By Isabel Smith, MS, RD, CDN
Dairy products have long been touted as the gold standard of calcium-rich foods; however, with more attention to food allergies, intolerances, and overall health, the calcium spotlight has moved on. Attention has been refocused on plant-based, calcium-containing foods, and also on the popular and growing group of non-dairy alternatives that in some cases can provide as much as 50% more calcium per serving than a glass of milk… yes, that’s right, more calcium than milk!
June is National Dairy Alternatives Month, so we’re focusing on non-dairy sources for you to get your calcium.
What is Calcium?
One of the most common questions I get asked by clients and Rebooters is regarding the need for dairy products in our diet, “I need to get calcium so I have to eat or drink dairy products, right?”
Calcium is an important mineral that plays a role in bone growth, development and strength, and yes is a key part of a healthy plan. Calcium also plays a key role in nerve conduction, essential for muscle contraction throughout the body. In short, it’s an important nutrient, and yes we must get some of it through our diet; but dairy isn’t the only source of calcium out there.
Non-Dairy Sources of Calcium
The dairy alternatives group is a hot and growing new food category, especially in recent times with more attention focused on food allergies and intolerances. What used to be a category primarily consisting of only soy milk, has now blossomed into a huge, and sometimes overwhelming, group of milks, cheese, yogurts, ice creams and more.
Calcium is abundant in many food sources, and though dairy does contain calcium (about 300 mg per 1 cup/250 ml of milk), other calcium-rich foods contain a fair amount of calcium that can help you meet your recommended daily allowance (1000 mg/day for people between the ages of 19 and 50), and guess what? None of them are in the dairy family:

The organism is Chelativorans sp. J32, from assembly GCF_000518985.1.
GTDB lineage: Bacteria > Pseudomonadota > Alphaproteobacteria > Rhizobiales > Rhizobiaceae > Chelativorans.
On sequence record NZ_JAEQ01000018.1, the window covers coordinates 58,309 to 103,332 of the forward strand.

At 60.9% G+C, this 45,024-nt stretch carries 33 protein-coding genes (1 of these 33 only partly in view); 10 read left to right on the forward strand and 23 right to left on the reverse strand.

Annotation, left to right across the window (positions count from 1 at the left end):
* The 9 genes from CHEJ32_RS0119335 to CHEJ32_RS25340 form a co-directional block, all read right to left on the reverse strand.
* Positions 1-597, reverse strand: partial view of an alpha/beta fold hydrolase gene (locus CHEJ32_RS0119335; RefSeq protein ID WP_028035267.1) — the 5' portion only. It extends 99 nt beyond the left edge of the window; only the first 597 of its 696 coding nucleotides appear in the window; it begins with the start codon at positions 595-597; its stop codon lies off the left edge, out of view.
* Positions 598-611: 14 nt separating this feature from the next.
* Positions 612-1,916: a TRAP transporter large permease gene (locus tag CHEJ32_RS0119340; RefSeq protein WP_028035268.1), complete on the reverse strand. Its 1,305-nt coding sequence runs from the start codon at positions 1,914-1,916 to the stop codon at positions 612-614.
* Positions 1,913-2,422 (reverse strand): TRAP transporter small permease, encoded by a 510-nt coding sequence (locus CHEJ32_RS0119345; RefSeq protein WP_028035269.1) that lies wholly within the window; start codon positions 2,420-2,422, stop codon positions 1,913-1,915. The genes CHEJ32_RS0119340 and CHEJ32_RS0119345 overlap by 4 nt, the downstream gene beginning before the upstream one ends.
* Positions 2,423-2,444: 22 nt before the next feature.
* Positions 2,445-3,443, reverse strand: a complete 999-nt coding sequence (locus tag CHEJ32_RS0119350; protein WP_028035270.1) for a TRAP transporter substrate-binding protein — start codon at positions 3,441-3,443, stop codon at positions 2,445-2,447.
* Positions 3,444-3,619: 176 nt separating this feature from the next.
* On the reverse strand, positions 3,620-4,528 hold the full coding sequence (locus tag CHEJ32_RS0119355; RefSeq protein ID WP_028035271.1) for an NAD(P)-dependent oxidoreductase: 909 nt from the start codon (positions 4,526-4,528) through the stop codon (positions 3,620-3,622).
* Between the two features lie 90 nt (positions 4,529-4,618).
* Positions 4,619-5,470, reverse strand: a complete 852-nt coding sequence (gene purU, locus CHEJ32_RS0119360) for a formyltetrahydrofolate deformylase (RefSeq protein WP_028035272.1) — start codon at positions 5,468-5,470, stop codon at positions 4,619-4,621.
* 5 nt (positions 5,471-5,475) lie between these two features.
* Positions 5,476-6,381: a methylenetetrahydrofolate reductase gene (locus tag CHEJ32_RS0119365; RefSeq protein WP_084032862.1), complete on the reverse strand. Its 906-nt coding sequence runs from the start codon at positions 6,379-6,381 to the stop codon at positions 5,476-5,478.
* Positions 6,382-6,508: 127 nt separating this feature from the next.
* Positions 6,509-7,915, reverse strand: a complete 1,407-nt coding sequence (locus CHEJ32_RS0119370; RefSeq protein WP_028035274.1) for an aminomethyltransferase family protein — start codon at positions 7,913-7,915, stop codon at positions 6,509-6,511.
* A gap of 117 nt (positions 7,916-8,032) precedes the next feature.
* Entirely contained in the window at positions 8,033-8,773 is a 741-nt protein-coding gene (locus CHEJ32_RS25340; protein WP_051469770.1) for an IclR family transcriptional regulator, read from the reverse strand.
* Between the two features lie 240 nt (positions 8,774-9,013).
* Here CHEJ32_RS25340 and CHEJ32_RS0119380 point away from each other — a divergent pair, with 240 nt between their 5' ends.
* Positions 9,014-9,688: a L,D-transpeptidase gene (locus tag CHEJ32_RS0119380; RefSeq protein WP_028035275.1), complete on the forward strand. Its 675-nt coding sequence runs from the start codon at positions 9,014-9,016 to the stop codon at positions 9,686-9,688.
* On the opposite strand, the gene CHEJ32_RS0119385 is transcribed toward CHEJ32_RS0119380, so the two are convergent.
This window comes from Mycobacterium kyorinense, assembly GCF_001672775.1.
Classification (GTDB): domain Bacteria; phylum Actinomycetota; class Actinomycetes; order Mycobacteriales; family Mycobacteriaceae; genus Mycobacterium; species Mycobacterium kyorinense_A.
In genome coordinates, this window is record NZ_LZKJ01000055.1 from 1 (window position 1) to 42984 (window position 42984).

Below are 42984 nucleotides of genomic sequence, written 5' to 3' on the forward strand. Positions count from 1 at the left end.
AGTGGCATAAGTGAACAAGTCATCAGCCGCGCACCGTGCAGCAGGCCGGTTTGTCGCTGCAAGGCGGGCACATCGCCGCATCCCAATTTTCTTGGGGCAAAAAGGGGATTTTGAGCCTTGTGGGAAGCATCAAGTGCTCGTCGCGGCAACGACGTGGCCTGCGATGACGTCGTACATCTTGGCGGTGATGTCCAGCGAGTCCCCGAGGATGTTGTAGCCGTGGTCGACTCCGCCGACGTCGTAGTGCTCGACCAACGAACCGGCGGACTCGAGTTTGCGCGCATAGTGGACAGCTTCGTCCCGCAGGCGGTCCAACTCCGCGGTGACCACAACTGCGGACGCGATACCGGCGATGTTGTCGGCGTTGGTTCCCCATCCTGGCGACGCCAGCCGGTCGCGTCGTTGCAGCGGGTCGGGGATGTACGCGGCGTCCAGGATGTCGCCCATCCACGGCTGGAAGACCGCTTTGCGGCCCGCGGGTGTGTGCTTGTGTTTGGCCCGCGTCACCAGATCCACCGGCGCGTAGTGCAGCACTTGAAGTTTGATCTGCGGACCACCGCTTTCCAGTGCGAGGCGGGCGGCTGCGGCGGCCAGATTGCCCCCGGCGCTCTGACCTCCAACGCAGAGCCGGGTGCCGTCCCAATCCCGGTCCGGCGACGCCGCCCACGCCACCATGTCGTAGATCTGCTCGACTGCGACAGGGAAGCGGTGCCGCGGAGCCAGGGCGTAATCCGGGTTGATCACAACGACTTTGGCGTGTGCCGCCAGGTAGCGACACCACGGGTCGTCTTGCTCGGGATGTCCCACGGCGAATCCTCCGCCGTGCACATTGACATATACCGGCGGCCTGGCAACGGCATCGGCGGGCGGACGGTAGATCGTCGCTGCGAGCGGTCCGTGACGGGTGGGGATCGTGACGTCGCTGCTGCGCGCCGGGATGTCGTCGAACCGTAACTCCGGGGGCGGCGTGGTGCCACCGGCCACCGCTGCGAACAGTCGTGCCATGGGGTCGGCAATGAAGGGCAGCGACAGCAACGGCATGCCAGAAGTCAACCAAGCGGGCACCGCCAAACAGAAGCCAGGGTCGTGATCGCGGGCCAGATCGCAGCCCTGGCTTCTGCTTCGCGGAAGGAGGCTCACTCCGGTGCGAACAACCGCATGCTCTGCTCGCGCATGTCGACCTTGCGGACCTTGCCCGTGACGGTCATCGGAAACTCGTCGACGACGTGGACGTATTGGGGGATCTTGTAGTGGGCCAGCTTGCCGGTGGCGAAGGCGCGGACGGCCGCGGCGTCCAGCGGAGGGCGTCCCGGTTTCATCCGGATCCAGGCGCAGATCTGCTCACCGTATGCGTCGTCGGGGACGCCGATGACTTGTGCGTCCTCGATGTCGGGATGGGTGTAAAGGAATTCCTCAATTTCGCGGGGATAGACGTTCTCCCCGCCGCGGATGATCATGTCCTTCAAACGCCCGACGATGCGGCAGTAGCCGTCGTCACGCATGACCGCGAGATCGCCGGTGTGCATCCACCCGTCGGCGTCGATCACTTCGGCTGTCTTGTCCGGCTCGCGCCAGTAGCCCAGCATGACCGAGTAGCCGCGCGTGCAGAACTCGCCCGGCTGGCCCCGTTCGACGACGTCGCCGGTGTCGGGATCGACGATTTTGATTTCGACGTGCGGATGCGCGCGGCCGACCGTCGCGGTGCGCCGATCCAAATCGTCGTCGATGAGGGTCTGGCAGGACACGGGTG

How much calcium do you really need?
When looking for a non-dairy alternative, and if you’re completely dairy-free, it’s important that you pay attention to how much calcium you’re getting everyday (yes men can get osteoporosis too, so guys listen up!).
The daily recommendation from all food sources, supplements, and fortified foods is 1000 mg per day for men and women between the ages of 19-50; once women turn 51, the recommended daily amount is bumped up to 1200 mg/day, and once men and women reach age 71+, the recommended amount for both groups is 1,200 mg per day. HOWEVER, as you might have read in Stacy’s The Truth about Calcium article or Claire’s ‘Why You Don’t Need Milk for Calcium‘ the actual recommendation by the World Health Organization is 500mg but they need to increase and adjust this recommendation to account for the increased calcium losses which is often due to high sodium and processed foods diets (SAD – Standard American/Australian Diet).
When perusing the nutrition label of a non-dairy alternative that may contain calcium, it’s important to look on the label for frequent claims that may say “Contains 50% more calcium than milk,” or simply look on the nutrition label and see that calcium has more than 5% RDA (insert picture)- often non-dairy milks will have as much as 45% RDA (about 450 mg) per 1 cup serving, which is a lot! Identifying claims on the front of the container, or seeking out the nutrition label on the side of the container will help you identify those that are fortified– as they’re not all fortified with calcium.
What about non-dairy milks? Which one is the best?
Another great question that I often get, as there are a plethora of non-dairy milks to choose from, and they all contain slightly different nutrient profiles and nutritional benefits, particularly if you’re making the milk in your home versus purchasing in the store. Homemade milks tend to have more calories and in some cases more micronutrients as commercially made products tend to be more strained, which removes more of the nutrients.
Non-dairy milk options:
All of the milks are delicious! Nutritionally most of them are very similar, particularly if you’re purchasing commercially-made products. It’s important to look for unsweetened varieties (easy to find) to ensure that there isn’t a whole lot of extra sugars and additives. If you’re looking for a source of calcium, other than greens, nuts and other previously mentioned foods, it’s important to look for varieties that are fortified.
Feeling inspired? Try making your own almond/coconut, non-dairy milk at home.
Non-Dairy Alternatives to Look Out For
Test out different varieties of non-dairy milks, cheese, yogurts etc., but be a savvy consumer and read your labels! Make sure you’re getting the most natural and least sweetened product with added calcium (if you’re in need of some extra!).